WW1 Battlefields familiarisation trip. Ypres Salient and the Somme.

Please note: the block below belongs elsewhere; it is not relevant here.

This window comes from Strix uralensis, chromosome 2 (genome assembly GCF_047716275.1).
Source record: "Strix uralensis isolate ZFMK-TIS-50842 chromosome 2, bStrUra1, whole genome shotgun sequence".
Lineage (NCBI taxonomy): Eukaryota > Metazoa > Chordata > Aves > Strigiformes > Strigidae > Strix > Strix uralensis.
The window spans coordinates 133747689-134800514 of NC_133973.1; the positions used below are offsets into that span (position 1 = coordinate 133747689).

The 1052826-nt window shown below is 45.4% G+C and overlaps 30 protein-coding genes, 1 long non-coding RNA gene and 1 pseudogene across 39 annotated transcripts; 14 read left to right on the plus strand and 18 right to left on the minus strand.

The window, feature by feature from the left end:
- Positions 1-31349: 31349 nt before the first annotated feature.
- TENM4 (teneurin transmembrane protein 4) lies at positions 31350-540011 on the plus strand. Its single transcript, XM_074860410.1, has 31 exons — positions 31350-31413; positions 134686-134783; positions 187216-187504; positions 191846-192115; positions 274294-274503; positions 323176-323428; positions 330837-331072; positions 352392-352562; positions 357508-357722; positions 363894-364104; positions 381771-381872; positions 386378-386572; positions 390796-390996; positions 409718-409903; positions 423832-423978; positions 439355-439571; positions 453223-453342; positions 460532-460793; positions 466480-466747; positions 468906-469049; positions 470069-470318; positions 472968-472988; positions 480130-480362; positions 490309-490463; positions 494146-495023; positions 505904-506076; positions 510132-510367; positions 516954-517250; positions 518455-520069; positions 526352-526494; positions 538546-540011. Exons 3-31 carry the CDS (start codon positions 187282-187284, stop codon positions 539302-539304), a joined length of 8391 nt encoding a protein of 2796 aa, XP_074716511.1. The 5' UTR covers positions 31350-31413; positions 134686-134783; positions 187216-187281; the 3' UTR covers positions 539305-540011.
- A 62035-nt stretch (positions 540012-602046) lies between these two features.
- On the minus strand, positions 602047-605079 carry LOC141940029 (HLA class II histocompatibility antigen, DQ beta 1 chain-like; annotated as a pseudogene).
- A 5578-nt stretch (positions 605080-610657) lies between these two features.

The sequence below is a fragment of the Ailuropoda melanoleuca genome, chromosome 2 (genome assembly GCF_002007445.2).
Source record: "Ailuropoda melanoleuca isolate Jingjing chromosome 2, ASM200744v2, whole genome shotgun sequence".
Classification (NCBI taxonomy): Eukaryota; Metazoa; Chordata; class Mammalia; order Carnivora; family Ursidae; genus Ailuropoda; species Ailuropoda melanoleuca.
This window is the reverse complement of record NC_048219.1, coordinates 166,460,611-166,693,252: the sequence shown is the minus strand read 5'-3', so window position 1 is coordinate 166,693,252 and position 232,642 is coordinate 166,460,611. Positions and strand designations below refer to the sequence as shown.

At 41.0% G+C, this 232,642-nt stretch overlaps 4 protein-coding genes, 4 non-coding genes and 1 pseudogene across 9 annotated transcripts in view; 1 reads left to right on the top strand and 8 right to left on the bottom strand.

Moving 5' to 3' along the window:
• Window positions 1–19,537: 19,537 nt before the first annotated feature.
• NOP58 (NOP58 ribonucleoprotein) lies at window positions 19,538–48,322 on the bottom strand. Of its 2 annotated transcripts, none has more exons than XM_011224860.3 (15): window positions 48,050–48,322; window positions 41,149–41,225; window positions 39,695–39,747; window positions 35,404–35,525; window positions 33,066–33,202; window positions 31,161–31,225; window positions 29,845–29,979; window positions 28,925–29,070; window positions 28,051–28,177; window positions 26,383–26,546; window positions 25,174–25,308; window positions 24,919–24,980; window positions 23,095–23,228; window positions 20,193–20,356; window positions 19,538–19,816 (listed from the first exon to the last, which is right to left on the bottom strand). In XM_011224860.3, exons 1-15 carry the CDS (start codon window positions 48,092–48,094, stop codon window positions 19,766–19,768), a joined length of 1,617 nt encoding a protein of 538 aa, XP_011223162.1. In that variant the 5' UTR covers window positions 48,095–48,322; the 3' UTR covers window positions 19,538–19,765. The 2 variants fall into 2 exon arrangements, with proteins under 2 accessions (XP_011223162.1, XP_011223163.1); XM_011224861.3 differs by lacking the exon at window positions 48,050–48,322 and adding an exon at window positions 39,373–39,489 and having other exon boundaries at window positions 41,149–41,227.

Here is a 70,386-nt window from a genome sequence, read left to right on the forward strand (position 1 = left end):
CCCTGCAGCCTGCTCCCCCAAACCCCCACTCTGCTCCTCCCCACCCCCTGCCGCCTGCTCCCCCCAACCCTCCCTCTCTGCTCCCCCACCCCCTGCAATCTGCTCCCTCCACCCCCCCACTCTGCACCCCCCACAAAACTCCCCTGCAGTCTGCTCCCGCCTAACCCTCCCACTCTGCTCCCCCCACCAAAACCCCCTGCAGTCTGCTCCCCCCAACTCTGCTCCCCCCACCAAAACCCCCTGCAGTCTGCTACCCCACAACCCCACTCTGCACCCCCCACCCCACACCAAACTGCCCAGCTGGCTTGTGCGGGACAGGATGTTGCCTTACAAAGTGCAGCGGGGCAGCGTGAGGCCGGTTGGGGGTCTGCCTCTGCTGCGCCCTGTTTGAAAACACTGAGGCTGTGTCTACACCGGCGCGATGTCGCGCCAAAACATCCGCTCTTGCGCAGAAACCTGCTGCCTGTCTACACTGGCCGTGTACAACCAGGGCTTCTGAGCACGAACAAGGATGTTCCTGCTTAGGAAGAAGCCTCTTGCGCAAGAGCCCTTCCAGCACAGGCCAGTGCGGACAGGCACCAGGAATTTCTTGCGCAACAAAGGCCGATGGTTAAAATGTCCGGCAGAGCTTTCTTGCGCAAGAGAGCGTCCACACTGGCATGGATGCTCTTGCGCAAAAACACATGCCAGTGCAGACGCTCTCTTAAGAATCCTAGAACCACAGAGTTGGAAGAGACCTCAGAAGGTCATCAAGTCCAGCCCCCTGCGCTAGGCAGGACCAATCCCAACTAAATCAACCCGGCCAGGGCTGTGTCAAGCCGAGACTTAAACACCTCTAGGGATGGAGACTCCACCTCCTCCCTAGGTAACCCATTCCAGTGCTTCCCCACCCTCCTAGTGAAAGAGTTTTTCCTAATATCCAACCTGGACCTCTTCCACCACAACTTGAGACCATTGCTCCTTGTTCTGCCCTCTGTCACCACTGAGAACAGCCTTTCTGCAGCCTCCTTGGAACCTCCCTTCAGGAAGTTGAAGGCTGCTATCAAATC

Last week three of us enjoyed a week out of the office.  We went on a familiarisation trip to Belgium and France, the main focus of the trip being to visit the locations of our WW1 Battlefields school trips, both the Ypres Salient and the Somme.Battlefield school trips are very popular at the moment, and although always sobering, they are very fulfilling to organise.Our first day was spent discovering some new and exciting trips in the Ypres Salient, organised by the Peace Village Messines, one of the best school hotels we know. The day’s itinerary was jam-packed and included visits to little hidden gems that were described as “off the beaten track”.  Our highlights were: the Passchendaele 1917 Museum, where we explored some replica trenches; and the Hooge Crater Museum, a privately owned museum that recently opened a new wing.The Peace Village also treated us to a tour based on extracts from the book “Age 14: An Irish Boy Soldier”, a novel based on the story of John Condon who was allegedly the youngest Allied soldier to lose his life. The novel’s depictions of real places on the Western Front, described in detail from the point of view of the boy soldier, really brought the events of First World War to life for me.A visit to Talbot House proved to be a welcome way to end a busy and sombre day: a guided tour of the one and only “Every Man’s Club” followed by a cup of real English tea!  The club is also now launching a new tour: Tubby’s Story Tablets, which allows students to tour the House using a tablet for a really interactive and interesting experience.Day two of the trip took us to the Somme.  There are three fantastic museums here, including Bullecourt 1917, Jean and Denise Letaille museum; the Historial de la Grande Guerre in Péronne; and Musée Somme 1916 in Albert. On the guided tours of these museums we were able to get a close-up view of an array of authentic artefacts from the many Battles of the Somme – an experience you just can’t get from textbooks or websites.The museum visits were followed by a brilliant tour of the Somme Battlefields with Myriam Thompson, an Australian Battlefields Guide, who really helped to bring the tour to life!  The main stops on this tour included the Lochnagar Crater, Thiepval Memorial, Ulster  Tower and Newfoundland Memorial. The two most memorable moments of the tour for me were seeing the Newfoundland Memorial’s “Danger Tree” and being lucky enough to witness a stunning rainbow at the Thiepval Memorial after being caught in a shower – not something we can promise to all our groups!Thiepval Memorial and the rainbowAfter a busy second day of visits we were able to unwind at the Auberge des Remparts in Péronne and also took the chance to sample some of the delicious local, er…liquid refreshments, and of course some chocolate.These were an unforgettable couple of days and it is certainly an outstanding visit for school groups.  We travelled on to Normandy and Opal Coast next – watch out for our next blog installment!Visit our website for more information about WW1 centenary battlefield tourswww.diverseschooltravel.co.ukBy Daniel Isaacs

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